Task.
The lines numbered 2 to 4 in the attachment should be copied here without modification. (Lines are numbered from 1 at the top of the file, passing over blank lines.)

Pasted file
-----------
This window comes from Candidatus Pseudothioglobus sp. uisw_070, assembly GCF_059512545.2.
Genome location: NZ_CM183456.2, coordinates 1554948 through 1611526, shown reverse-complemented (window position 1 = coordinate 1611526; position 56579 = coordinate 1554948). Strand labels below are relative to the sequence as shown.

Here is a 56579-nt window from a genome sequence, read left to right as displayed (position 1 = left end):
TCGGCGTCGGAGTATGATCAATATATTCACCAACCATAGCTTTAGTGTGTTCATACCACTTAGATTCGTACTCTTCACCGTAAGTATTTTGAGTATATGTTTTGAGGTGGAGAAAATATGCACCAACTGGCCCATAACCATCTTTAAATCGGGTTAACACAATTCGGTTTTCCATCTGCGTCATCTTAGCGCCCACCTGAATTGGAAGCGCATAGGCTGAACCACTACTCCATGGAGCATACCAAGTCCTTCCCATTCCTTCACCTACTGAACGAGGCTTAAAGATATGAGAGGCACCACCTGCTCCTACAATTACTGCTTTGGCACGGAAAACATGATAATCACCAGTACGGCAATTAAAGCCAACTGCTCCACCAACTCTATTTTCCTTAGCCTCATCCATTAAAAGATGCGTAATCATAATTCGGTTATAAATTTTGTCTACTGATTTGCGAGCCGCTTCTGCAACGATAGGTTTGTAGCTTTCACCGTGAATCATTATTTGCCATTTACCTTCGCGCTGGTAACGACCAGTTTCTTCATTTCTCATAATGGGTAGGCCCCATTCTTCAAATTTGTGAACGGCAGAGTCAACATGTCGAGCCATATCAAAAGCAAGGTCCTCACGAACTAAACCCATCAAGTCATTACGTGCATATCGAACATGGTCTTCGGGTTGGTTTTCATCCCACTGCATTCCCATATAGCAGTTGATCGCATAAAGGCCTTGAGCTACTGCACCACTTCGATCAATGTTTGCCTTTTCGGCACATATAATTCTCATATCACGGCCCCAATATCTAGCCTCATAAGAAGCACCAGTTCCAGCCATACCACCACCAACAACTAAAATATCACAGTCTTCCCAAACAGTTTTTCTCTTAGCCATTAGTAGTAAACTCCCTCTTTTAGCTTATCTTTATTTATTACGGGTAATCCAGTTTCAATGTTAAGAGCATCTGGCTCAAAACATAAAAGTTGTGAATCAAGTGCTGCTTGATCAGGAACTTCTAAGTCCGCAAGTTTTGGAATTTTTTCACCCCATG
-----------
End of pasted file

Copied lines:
Genome location: NZ_CM183456.2, coordinates 1554948 through 1611526, shown reverse-complemented (window position 1 = coordinate 1611526; position 56579 = coordinate 1554948). Strand labels below are relative to the sequence as shown.

Here is a 56579-nt window from a genome sequence, read left to right as displayed (position 1 = left end):
TCGGCGTCGGAGTATGATCAATATATTCACCAACCATAGCTTTAGTGTGTTCATACCACTTAGATTCGTACTCTTCACCGTAAGTATTTTGAGTATATGTTTTGAGGTGGAGAAAATATGCACCAACTGGCCCATAACCATCTTTAAATCGGGTTAACACAATTCGGTTTTCCATCTGCGTCATCTTAGCGCCCACCTGAATTGGAAGCGCATAGGCTGAACCACTACTCCATGGAGCATACCAAGTCCTTCCCATTCCTTCACCTACTGAACGAGGCTTAAAGATATGAGAGGCACCACCTGCTCCTACAATTACTGCTTTGGCACGGAAAACATGATAATCACCAGTACGGCAATTAAAGCCAACTGCTCCACCAACTCTATTTTCCTTAGCCTCATCCATTAAAAGATGCGTAATCATAATTCGGTTATAAATTTTGTCTACTGATTTGCGAGCCGCTTCTGCAACGATAGGTTTGTAGCTTTCACCGTGAATCATTATTTGCCATTTACCTTCGCGCTGGTAACGACCAGTTTCTTCATTTCTCATAATGGGTAGGCCCCATTCTTCAAATTTGTGAACGGCAGAGTCAACATGTCGAGCCATATCAAAAGCAAGGTCCTCACGAACTAAACCCATCAAGTCATTACGTGCATATCGAACATGGTCTTCGGGTTGGTTTTCATCCCACTGCATTCCCATATAGCAGTTGATCGCATAAAGGCCTTGAGCTACTGCACCACTTCGATCAATGTTTGCCTTTTCGGCACATATAATTCTCATATCACGGCCCCAATATCTAGCCTCATAAGAAGCACCAGTTCCAGCCATACCACCACCAACAACTAAAATATCACAGTCTTCCCAAACAGTTTTTCTCTTAGCCATTAGTAGTAAACTCCCTCTTTTAGCTTATCTTTATTTATTACGGGTAATCCAGTTTCAATGTTAAGAGCATCTGGCTCAAAACATAAAAGTTGTGAATCAAGTGCTGCTTGATCAGGAACTTCTAAGTCCGCAAGTTTTGGAATTTTTTCACCCCATG